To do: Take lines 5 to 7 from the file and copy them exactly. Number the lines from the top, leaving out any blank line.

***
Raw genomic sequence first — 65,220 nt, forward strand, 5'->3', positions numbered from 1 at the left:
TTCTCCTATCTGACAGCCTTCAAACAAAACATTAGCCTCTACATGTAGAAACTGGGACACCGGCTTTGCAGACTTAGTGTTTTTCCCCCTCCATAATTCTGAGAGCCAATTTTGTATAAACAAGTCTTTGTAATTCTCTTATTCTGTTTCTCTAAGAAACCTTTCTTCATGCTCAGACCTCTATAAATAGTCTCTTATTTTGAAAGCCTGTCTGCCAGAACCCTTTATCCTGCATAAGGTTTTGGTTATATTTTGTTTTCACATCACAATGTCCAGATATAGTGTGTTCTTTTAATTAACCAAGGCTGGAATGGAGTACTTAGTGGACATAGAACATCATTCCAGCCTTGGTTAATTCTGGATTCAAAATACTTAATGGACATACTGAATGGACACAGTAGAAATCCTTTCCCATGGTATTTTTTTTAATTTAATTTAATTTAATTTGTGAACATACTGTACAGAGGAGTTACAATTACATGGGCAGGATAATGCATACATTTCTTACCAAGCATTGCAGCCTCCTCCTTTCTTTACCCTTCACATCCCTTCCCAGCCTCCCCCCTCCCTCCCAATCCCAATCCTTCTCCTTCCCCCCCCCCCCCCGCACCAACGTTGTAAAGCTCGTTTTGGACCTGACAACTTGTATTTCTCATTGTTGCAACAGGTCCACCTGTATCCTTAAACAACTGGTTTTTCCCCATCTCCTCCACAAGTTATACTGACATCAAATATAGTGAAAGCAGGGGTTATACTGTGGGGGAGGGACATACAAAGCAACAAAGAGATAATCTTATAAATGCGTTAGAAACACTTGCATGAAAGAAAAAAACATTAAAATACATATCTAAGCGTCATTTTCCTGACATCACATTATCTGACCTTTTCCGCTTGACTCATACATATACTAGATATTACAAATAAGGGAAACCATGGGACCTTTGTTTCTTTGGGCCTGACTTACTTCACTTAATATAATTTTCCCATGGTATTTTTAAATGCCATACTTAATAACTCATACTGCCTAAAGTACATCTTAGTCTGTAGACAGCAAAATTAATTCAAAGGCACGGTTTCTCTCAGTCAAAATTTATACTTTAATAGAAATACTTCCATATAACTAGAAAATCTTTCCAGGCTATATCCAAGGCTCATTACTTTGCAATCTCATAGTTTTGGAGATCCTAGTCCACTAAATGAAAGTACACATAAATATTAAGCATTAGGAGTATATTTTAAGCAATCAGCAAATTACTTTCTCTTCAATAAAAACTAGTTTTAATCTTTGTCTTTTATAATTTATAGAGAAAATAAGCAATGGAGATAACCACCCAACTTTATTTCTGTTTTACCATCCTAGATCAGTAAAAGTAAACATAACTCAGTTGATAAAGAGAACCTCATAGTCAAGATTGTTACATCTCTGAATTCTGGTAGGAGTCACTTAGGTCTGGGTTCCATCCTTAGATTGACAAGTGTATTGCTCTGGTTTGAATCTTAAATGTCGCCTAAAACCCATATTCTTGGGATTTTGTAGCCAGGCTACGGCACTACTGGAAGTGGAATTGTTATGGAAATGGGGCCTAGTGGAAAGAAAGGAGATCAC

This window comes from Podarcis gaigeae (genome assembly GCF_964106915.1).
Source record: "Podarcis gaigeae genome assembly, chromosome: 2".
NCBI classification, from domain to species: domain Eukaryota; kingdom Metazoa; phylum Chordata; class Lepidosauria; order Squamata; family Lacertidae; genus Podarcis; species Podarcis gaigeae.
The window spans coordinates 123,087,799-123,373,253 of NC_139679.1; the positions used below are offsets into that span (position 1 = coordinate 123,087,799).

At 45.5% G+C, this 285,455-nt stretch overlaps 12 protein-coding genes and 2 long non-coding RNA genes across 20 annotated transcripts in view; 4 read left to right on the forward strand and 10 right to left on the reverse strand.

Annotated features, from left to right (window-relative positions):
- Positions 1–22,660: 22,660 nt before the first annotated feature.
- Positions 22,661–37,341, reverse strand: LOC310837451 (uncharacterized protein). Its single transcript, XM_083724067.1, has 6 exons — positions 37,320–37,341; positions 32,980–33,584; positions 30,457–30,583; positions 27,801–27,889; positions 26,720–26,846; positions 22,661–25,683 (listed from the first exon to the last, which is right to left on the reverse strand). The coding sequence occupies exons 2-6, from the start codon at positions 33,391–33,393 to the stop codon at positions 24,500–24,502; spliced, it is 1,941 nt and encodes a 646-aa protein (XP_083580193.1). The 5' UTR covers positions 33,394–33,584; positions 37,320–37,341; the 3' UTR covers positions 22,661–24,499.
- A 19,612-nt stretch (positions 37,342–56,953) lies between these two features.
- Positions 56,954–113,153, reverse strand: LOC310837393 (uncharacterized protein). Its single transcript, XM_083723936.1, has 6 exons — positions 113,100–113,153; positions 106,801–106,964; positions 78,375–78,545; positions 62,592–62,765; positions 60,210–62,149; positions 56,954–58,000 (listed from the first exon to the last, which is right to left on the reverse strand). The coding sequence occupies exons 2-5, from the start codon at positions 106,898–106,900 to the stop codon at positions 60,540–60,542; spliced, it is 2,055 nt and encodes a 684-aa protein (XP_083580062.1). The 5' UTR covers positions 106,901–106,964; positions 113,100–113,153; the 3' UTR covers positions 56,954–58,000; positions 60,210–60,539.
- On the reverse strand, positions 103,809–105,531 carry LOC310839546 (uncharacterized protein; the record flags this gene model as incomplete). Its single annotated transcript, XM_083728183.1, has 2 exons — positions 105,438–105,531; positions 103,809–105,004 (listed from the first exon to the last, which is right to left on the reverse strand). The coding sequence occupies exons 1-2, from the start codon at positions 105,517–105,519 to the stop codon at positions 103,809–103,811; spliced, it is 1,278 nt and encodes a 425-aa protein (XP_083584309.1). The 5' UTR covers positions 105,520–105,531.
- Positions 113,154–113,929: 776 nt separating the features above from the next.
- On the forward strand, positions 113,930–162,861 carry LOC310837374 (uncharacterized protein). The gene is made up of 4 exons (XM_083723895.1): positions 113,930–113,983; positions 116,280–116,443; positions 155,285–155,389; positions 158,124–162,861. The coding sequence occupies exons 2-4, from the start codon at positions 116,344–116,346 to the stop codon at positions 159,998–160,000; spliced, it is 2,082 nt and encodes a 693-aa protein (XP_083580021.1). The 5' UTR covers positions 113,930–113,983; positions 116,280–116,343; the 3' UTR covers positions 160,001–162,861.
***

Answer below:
NCBI classification, from domain to species: domain Eukaryota; kingdom Metazoa; phylum Chordata; class Lepidosauria; order Squamata; family Lacertidae; genus Podarcis; species Podarcis gaigeae.
The window spans coordinates 123,087,799-123,373,253 of NC_139679.1; the positions used below are offsets into that span (position 1 = coordinate 123,087,799).

At 45.5% G+C, this 285,455-nt stretch overlaps 12 protein-coding genes and 2 long non-coding RNA genes across 20 annotated transcripts in view; 4 read left to right on the forward strand and 10 right to left on the reverse strand.